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Case Reports
. 2015 Sep 8;85(10):890-7.
doi: 10.1212/WNL.0000000000001907. Epub 2015 Aug 19.

Anti-DPPX Encephalitis: Pathogenic Effects of Antibodies on Gut and Brain Neurons

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Free PMC article
Case Reports

Anti-DPPX Encephalitis: Pathogenic Effects of Antibodies on Gut and Brain Neurons

Johannes Piepgras et al. Neurology. .
Free PMC article

Abstract

Objective: To characterize pathogenic effects of antibodies to dipeptidyl-peptidase-like protein 6 (DPPX), a subunit of Kv4.2 potassium channels, on gut and brain neurons.

Methods: We identified a new patient with anti-DPPX encephalitis and analyzed the effects of the patient's serum and purified immunoglobulin G (IgG), and of serum of a previous patient with anti-DPPX encephalitis, on the activity of enteric neurons by voltage-sensitive dye imaging in guinea pig myenteric and human submucous plexus preparations. We studied the subcellular localization of DPPX by immunocytochemistry in cultured murine hippocampal neurons using sera of 4 patients with anti-DPPX encephalitis. We investigated the influence of anti-DPPX-containing serum and purified IgG on neuronal surface expression of DPPX and Kv4.2 by immunoblots of purified murine hippocampal neuron membranes.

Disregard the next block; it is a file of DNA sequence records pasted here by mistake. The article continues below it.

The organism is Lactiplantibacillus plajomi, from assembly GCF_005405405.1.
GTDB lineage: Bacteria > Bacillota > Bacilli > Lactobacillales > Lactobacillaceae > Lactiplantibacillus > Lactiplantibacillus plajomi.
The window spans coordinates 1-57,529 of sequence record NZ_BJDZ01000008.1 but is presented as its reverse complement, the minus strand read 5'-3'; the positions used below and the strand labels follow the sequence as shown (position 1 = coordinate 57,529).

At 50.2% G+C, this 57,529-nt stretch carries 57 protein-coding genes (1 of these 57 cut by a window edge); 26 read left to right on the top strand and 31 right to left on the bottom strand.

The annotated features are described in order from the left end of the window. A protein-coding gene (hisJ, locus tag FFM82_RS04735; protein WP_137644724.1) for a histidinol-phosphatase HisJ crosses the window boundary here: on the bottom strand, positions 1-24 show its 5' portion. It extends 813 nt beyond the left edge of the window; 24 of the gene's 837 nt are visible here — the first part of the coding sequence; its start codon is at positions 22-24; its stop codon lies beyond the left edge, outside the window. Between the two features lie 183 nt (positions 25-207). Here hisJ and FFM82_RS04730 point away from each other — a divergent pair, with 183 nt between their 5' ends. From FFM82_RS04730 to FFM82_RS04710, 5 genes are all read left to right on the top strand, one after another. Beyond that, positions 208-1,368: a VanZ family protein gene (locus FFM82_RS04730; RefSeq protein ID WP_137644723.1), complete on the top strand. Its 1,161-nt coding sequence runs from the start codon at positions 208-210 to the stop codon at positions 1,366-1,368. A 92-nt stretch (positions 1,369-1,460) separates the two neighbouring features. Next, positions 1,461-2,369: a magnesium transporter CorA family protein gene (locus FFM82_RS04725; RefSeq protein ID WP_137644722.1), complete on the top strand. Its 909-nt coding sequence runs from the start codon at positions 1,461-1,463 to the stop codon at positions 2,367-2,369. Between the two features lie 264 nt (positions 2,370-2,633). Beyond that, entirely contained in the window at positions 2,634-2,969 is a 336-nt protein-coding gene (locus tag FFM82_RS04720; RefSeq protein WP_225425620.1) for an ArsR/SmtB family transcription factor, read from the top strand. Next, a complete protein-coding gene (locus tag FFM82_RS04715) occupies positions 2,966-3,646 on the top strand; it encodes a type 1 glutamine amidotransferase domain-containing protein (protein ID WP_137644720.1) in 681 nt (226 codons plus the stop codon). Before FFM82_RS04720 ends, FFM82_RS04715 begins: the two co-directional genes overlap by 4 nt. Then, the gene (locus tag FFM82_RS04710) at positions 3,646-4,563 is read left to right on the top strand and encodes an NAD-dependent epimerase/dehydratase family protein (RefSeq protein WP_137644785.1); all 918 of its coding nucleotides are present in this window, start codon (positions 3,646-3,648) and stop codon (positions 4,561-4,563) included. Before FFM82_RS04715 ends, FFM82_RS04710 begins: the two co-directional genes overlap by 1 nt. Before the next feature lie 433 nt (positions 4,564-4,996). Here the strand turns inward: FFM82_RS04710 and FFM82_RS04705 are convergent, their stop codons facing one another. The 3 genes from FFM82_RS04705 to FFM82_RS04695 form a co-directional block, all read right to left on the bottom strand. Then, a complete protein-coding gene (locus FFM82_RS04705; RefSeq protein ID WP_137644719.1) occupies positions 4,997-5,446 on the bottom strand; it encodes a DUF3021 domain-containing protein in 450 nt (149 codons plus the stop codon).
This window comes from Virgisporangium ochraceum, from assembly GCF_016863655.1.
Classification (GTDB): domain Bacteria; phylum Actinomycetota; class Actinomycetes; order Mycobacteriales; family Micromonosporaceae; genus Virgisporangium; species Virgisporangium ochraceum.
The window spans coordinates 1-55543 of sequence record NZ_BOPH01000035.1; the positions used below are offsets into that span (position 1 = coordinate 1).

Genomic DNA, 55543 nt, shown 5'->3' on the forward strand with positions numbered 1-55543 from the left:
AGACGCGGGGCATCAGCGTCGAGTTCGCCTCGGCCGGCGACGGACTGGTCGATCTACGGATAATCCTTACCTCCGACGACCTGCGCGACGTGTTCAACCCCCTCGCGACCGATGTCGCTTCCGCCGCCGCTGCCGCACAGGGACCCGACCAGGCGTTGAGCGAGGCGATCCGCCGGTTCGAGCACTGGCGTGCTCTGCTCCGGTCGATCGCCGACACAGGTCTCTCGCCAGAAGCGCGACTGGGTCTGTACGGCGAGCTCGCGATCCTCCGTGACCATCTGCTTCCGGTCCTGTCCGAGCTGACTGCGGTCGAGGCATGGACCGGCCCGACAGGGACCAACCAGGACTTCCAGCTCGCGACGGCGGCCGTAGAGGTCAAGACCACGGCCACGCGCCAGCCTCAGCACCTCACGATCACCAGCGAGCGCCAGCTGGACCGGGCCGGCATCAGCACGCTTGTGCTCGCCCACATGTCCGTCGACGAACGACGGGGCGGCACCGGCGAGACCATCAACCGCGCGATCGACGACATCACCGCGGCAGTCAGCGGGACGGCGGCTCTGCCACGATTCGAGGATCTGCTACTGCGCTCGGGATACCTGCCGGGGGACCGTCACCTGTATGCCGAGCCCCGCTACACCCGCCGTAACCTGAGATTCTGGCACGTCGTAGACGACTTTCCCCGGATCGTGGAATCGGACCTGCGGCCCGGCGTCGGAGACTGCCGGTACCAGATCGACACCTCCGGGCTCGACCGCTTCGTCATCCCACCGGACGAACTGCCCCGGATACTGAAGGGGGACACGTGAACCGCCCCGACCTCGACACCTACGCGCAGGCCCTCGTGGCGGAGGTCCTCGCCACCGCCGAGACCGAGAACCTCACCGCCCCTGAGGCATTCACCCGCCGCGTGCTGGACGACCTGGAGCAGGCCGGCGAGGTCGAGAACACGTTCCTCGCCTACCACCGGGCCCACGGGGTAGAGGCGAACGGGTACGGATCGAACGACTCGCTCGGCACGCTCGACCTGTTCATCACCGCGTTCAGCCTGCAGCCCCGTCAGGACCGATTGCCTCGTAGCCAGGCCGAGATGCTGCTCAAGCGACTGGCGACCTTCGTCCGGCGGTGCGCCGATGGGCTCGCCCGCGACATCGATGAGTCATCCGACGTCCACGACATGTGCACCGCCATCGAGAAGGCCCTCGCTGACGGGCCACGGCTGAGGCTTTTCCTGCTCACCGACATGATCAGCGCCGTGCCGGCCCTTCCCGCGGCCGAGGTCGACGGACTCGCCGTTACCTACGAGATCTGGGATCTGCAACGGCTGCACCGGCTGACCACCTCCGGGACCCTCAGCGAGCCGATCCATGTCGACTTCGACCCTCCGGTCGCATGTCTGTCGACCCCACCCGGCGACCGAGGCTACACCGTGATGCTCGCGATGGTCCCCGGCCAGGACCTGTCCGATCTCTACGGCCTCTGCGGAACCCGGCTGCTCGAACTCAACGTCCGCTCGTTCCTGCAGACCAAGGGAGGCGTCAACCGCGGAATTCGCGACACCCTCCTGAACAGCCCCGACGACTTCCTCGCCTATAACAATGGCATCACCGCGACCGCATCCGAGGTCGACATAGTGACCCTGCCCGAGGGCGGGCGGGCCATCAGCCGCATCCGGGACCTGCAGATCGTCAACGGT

Results: The new patient with anti-DPPX encephalitis presented with a 2-month episode of diarrhea, which was followed by tremor, disorientation, and mild memory impairment. Anti-DPPX-IgG-containing sera and purified IgG increased the excitability and action potential frequency of guinea pig and human enteric nervous system neurons. Patient sera revealed a somatodendritic and perisynaptic neuronal surface staining that colocalized with the signal of commercial anti-DPPX and Kv4.2 antibodies. Incubation of hippocampal neurons with patient serum and purified IgG resulted in a decreased expression of DPPX and Kv4.2 in neuronal membranes.